Suggestion In Treatment Of So-called Rheumatisms

How much the treatment of these so-called chronic rheumatisms depends

on suggestion, in spite of the apparent improbability of anything so

materially discomforting being under the influence of the mind, is

best appreciated from a consideration of the many inert materials that

have been used for the cure of rheumatism. There is, of course, no

more virtue in red flannel than in any other colored flannel, but many

people suffer from rheumatism or rheumatic discomfort whenever they do

not wear red flannel and are sure that it means much for them. Then

there are all sorts of supposed electrical contrivances that do not

generate an ion of electricity. They are effective only through the

appeal they make to the mind. Some men wear electric belts and

attribute their freedom from rheumatic pains to them. Others wear

so-called electric medals or electric shields or electric insoles. Any

number of people in this country wear electric rings on the little

finger of one hand and get marvelous relief from it for their chronic

rheumatism. Some have noted good results from even less likely

objects. There are thousands in this country who carry horsechestnuts

as a preventive against rheumatism, and some of them,

intelligent men and women, are persuaded it lessens their pains and


In another place I have told the story of the woman who was a sufferer

from rheumatism and who found great relief from carrying a

horsechestnut. As her husband was also a sufferer, she wanted him to

carry one, too, and when he would not, she carried one for him. It is

to be hoped that her conjugal tenderness in this matter had as good an

effect on him as she was sure the propinquity of the horsechestnut had

on her.

The patients' occupations must be regulated by proper advice and

detailed directions, and distractions of various kinds must be

provided to keep their minds from becoming concentrated on certain

portions of their body, emphasizing whatever discomfort is present and

preventing nature's curative processes. Finally, local treatment of

various kinds must be employed suitable to each individual case, that

will remove all mechanical difficulties, disperse congestions, relieve

fatigue and over-tiredness, and make conditions favorable for the

healthy, normal use of joints and muscles.

Many painful affections of joints, sometimes complicated by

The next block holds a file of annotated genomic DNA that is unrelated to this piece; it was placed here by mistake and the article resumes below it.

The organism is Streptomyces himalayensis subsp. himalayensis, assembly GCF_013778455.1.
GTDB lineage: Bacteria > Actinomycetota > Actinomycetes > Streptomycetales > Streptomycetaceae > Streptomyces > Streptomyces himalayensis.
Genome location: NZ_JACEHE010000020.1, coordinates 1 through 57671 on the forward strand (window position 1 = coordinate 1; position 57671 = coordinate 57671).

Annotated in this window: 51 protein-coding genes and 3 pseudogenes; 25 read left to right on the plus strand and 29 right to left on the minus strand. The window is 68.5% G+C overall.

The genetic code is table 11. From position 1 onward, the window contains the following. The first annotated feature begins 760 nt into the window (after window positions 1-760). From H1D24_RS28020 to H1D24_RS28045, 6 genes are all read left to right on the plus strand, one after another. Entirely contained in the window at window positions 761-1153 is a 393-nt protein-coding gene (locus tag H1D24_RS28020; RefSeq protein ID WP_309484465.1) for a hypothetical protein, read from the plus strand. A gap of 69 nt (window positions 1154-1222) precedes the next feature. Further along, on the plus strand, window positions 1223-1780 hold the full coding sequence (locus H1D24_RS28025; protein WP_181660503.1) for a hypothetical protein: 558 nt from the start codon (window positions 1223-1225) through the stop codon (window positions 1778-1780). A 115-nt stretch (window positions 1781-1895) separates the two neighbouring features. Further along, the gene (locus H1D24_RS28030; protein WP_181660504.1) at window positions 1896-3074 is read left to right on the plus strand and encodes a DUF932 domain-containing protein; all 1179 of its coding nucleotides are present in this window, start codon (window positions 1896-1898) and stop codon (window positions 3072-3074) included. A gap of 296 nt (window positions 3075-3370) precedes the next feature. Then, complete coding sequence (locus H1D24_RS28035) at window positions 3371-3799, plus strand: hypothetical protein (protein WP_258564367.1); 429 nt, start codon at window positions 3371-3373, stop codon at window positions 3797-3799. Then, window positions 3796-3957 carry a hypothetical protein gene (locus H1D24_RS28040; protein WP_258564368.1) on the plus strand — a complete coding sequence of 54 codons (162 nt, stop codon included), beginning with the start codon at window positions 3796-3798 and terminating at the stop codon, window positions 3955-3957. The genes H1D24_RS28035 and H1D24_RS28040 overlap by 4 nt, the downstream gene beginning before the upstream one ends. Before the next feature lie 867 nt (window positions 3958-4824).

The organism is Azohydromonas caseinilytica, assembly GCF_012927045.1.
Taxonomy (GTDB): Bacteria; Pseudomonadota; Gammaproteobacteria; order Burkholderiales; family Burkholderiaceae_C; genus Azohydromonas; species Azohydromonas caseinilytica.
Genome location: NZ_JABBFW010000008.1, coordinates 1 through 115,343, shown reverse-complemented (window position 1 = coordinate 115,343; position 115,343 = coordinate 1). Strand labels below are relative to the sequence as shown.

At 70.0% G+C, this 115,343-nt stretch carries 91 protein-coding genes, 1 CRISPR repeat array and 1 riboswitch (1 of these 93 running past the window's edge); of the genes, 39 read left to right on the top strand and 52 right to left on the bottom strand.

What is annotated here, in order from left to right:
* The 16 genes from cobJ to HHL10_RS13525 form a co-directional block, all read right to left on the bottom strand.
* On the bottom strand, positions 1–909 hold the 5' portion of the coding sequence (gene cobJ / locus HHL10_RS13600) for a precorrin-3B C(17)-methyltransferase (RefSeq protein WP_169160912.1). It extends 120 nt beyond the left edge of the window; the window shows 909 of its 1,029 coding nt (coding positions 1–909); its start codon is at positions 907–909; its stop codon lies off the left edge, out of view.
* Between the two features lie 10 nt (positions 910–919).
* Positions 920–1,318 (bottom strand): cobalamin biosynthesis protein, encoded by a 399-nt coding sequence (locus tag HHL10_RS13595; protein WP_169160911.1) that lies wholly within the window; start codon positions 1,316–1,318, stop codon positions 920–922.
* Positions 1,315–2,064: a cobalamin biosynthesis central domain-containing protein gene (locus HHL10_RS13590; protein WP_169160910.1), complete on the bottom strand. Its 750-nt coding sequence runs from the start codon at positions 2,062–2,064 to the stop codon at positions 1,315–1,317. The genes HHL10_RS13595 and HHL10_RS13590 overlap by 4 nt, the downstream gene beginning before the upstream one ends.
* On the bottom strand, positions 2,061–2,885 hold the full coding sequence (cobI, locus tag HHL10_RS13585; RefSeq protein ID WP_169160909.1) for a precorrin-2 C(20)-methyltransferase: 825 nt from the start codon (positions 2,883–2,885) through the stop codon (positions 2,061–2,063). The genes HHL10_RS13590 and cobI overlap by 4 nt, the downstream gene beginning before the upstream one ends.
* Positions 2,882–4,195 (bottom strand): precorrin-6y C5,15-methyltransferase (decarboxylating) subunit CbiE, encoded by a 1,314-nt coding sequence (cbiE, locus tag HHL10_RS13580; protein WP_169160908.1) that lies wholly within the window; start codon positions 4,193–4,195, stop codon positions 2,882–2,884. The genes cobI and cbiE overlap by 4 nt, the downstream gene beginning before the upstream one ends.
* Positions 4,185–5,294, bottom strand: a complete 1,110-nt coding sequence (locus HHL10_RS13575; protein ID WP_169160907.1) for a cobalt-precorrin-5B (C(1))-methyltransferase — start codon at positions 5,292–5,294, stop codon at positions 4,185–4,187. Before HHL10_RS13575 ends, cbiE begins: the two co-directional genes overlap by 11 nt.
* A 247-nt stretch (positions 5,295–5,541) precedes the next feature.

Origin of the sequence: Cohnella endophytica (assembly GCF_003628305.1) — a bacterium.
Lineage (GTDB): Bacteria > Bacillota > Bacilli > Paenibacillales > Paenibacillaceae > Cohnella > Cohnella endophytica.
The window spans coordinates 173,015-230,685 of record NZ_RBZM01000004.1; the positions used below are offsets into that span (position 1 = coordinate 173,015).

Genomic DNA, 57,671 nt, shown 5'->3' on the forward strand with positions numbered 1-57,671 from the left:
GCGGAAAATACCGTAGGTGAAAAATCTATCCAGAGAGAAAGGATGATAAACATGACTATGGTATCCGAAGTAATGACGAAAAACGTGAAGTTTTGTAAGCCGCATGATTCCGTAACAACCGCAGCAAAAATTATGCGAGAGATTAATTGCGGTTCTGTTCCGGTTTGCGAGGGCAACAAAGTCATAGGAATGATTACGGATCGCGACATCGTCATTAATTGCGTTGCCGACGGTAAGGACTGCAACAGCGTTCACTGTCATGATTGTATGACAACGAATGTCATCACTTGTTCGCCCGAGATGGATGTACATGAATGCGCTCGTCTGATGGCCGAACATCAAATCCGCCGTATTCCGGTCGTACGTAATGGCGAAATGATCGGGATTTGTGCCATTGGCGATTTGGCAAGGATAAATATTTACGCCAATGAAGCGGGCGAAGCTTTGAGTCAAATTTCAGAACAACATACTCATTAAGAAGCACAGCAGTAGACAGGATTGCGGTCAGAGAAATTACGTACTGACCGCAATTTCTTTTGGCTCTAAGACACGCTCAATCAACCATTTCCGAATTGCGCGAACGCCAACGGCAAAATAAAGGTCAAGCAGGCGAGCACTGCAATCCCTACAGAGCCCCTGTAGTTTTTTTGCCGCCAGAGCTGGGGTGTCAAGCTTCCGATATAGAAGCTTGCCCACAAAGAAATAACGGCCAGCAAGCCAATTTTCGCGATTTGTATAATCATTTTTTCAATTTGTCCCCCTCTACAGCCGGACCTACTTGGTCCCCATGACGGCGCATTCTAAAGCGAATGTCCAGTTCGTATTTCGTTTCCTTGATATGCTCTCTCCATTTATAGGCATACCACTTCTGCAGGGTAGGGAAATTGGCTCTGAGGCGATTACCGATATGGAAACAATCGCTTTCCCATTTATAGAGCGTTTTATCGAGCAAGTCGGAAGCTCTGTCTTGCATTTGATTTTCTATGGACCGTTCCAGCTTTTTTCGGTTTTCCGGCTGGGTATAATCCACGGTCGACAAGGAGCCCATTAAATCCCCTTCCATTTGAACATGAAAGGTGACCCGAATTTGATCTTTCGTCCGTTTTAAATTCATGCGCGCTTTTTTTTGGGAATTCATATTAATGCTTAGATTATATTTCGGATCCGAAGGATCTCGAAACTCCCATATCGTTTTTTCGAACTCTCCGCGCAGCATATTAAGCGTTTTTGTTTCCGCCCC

immovability, are really psycho-neuroses. Sir Benjamin Brodie once

said that four-fifths of the joint troubles that he saw among the

better classes were hysterical. Sir James Paget thought this an

exaggeration, but confessed that he saw many of them and among all

classes of people. One-fifth of those that he saw in hospital and in

private practice were entirely neurotic. He emphasized the fact that

they must be looked for not only among women but that they are often

found in men and that they are by no means confined to those who are

nervously inclined, the silly young women or the foolish old women,

but that they may be found in special circumstances among the most

sensible people. They are often initiated by an injury which makes it

quite difficult to differentiate them from real joint affections.

Usually, however, there is no redness, nor swelling nor heat with

them, though sometimes one of these symptoms at least may occur with

the redness. The connection between the trivial accident and the large

reaction is usually hard to find and causes a suspicion as to the real

process at work. Often, too, there is a delay of several days or

sometimes weeks after the accident before the neurosis declares

itself. In the meantime it has been getting on the patient's mind.

In general, it must be remembered the patient's attitude of mind in

these cases of pain around joints and in muscles is extremely

important. They have furnished a goodly proportion of the patients on

which quacks and charlatans have fattened. Greatrakes in the

seventeenth century, Mesmer and Perkins, St. John Long, the early

electrotherapeutists, the blue glass faddists, all the various

liniment makers, many of the manufacturers of blood purifiers, and

Eddyism and mental healing besides osteopathy in our day have all

benefited these sufferers for a time and the patients have often been

men and women of education and influence in their communities and have

exerted their influence for the benefit of their supposed benefactors.

The methods of treatment come and go. The promise of the physician or

the healer and the confidence of the patient are the only factors that

are common to all the supposed "cures." If people stay at home without

the air and exercise they should have, if they nurse their ills and

consider that they are sure to get worse, because they labor under

hereditary or constitutional ailments, nothing will benefit them.

If they are convinced that their disease is only local and begin

to go out to see their friends once more, a change comes over the

whole aspect of their disease.

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